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Suppose the initial wave function of a free particle is given by $\psi(x,0)$. Now to find how the wave function evolves with time we generally do the Fourier transform of the wave function at $t=0$.

The Fourier transform is given by $\phi(k)$ and the time dependence of the wave function is given by $$\int_{-\infty}^{\infty} \phi(k)\exp\biggl(ikx-\frac{ihk^2t}{4m\pi}\biggr)\mathrm{d}k$$ where $k$ is given by $$k=\frac{\sqrt{2mE}}{h/2\pi}$$ This is the procedure as given in Griffiths' quantum mechanics 2nd edition. Now my question is why the amplitude corresponding to $k$, $\phi(k)$, is only a function of $k$, not time, i.e, $\phi(k,t)$?

The statement given in the book is,

$$\Psi(x, t) = \frac{1}{\sqrt{2\pi}}\int_{-\infty}^{+\infty}\phi(k) e^{i\bigl(kx - \frac{\hbar k^2}{2m}t\bigr)}\mathrm{d}k$$

Why it is not $\phi(k,t)$?

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  • $\begingroup$ My question is only who guarantees that starting from the fourier transform at t equal to zero, and then doing such integrations we can found the overall time dependence of the wave function. $\endgroup$ – user157588 Oct 1 '17 at 7:52
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    $\begingroup$ It is a function of time: $\phi(k,t) = \phi(k,0)e^{-i\frac{\hbar k^2}{2m}t}$. $\endgroup$ – Emilio Pisanty Oct 1 '17 at 22:46
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The Fourier transform $\phi(k)$ is a function only of $k$ and not of time because it indicates the amplitude of each plane wave that compose the wave function.

The amplitudes are conserved in time, because the plane waves linear superpose among them and don't interact.

The evolution in time so is not in the amplitudes $\phi(k)$, but you can observe how evolves each plane wave and summed again the evolved ones with the previous amplitudes $\phi(k)$

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Time evolution in quantum mechanics is usually done with the so-called time evolution operator, $$ U(t_f,t_i)=\text{e}^{-\text{i}H(t_f-t_i)/\hbar}, $$ such that, when applied on a wave function at initial time $t=t_i$, $$ U(t_f,t_i)\, \psi(x,t_i) = \psi(x, t_f), $$ the wave function at the final time $t=t_f$ follows. For a free particle, the Hamiltonian reads, $$ H=\frac{p^2}{2m}, $$ so we get the wave function for $t=t_f$ if we let $H$ act on $\psi(x)$. Before we can do that, we have to express $p$ as a derivative acting on $x$, $$ p=\hbar k \to -\text{i}\hbar \partial_x\quad\Rightarrow\quad H=-\frac{\hbar^2}{2m}\partial_x^2 $$ (note $\partial_x \equiv \tfrac{\partial}{\partial x}$) so that we write, $$ \psi(x, t_f) = \text{e}^{\text{i}\frac{\hbar}{2m}\partial_x^2(t_f-t_i)}\, \psi(x,t_i). $$ According to your question, we will use $t_i=0$ and $t_f=t$: $$ \psi(x, t) = \text{e}^{\text{i}\frac{\hbar}{2m}\partial_x^2t}\, \psi(x, 0). $$ I'm not exactly sure why, but in order to match your image, we now do a Fourier transform on the initial wave function, $$ \psi(x,0) = \frac{1}{\sqrt{2\pi}}\int\limits_{-\infty}^\infty \text{d}k\, \text{e}^{ikx}\, \phi(k). $$ With this, we arrive at the equation $$ \begin{align*} \psi(x, t) &= \text{e}^{\text{i}\frac{\hbar}{2m}\partial_x^2 t} \frac{1}{\sqrt{2\pi}}\int\limits_{-\infty}^\infty \text{d}k\, \text{e}^{ikx}\, \phi(k)\\ &= \frac{1}{\sqrt{2\pi}}\int\limits_{-\infty}^\infty \text{d}k\, \text{e}^{\text{i}\frac{\hbar}{2m}\partial_x^2 t} \text{e}^{ikx}\, \phi(k)\\ &= \frac{1}{\sqrt{2\pi}}\int\limits_{-\infty}^\infty \text{d}k\, \text{e}^{\text{i}\frac{\hbar}{2m}(\text ik)^2 t} \text{e}^{ikx}\, \phi(k)\\ &= \frac{1}{\sqrt{2\pi}}\int\limits_{-\infty}^\infty \text{d}k\, \text{e}^{-\text{i}\frac{\hbar k^2}{2m} t} \text{e}^{ikx}\, \phi(k)\\ &= \frac{1}{\sqrt{2\pi}}\int\limits_{-\infty}^\infty \text{d}k\, \text{e}^{i\left( kx -\frac{\hbar k^2}{2m}t\right)}\, \phi(k). \end{align*} $$ The third equality follows by an implicit Taylor expansion and letting every power of $\partial_x$ act on $\text e^{\text ikx}$, see e.g. here or here for details.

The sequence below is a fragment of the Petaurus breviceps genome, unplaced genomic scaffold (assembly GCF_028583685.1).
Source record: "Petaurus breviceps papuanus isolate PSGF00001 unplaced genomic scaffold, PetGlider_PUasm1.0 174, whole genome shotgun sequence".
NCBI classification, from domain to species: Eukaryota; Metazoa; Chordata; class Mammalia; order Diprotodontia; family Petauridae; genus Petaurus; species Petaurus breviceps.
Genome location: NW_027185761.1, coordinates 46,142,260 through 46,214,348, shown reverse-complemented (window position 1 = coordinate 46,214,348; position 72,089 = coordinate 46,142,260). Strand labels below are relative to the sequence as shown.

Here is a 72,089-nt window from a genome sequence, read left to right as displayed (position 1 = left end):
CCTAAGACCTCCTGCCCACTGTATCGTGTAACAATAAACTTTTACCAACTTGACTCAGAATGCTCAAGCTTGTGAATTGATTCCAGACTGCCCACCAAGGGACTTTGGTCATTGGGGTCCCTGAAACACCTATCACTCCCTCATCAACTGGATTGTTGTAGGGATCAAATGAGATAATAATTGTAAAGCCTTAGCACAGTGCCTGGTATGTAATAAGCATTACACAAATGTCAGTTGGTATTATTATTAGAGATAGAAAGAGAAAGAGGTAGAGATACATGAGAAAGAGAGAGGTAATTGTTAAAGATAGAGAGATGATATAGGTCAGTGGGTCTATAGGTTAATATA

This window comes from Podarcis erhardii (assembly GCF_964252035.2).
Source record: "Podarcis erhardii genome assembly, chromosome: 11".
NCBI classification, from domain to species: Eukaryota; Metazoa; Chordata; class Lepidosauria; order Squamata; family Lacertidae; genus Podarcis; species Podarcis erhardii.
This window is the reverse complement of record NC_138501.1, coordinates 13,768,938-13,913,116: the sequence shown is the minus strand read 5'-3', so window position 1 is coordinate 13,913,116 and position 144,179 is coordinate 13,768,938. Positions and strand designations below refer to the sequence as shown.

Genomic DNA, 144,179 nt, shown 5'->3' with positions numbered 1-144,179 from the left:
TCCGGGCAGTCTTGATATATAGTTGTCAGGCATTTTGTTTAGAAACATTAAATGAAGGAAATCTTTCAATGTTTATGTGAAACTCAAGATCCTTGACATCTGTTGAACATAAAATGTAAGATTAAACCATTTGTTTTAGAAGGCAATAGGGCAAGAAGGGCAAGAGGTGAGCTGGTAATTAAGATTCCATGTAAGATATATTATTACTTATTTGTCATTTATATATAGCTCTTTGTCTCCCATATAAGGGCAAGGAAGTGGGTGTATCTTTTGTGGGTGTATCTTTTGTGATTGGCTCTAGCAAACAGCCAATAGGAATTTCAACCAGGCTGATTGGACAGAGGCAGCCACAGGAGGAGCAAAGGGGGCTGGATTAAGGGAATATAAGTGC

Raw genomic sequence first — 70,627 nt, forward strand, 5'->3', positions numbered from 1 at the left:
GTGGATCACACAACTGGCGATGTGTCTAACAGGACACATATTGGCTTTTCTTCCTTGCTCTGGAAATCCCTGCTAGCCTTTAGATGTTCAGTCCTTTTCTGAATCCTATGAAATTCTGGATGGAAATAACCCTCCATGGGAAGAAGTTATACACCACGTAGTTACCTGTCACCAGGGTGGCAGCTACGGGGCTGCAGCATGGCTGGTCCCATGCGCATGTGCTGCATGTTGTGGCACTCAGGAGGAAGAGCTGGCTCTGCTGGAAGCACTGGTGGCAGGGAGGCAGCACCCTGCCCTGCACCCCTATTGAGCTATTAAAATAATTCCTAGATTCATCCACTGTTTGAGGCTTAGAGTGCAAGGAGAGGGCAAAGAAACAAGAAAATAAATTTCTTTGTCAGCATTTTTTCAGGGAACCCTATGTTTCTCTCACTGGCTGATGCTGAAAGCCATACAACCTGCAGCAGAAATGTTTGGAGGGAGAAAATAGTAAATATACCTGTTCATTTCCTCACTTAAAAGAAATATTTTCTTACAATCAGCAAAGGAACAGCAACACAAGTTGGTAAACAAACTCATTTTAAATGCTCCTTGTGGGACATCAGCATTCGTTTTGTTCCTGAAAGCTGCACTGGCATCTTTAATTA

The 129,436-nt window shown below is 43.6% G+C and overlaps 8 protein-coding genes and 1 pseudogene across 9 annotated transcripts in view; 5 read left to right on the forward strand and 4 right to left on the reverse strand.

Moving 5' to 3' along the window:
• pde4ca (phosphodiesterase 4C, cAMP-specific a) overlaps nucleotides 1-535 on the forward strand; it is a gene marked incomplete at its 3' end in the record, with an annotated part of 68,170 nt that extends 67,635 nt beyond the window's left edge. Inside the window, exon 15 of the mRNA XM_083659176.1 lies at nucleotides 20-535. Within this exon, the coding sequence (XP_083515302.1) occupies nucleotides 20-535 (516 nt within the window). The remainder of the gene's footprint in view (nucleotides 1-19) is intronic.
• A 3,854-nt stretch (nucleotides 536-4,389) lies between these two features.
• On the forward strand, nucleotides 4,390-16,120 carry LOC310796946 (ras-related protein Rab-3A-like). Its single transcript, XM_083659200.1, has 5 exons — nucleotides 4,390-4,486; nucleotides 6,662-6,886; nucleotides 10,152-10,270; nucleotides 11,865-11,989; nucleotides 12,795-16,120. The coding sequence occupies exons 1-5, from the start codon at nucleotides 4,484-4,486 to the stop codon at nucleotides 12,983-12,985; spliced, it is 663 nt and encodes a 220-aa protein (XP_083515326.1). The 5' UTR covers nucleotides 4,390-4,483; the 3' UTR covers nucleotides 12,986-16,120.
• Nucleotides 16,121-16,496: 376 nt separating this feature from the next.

So, to answer your question: $\phi(k)$ is only a function of $k$, because we did the Fourier transform only on $\psi(x)$. If we were to do a Fourier transform on $\psi(x,t)$, we would get a $\phi(k,\omega)$.

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  • $\begingroup$ In the last two lines,in the previous line,the integral is over k.next,after multiplying it with the time evolution factor,you took the exponential time dependent factor inside the integral.Could you please explain that?@stephan $\endgroup$ – user157588 Oct 1 '17 at 9:07
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    $\begingroup$ I've edited my answer. Try doing the power series expansion by yourself, if you've seen it once, it becomes easier to do these steps! $\endgroup$ – Stephan Oct 1 '17 at 9:37
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It is not a function of time because time is a separate dimension unrelated to particles in free space: particles don't necessarily travel in time, as there is no absolute or even relative reference frame for them to be measured against (unless you put it in there, like a particle accelerator, for example).

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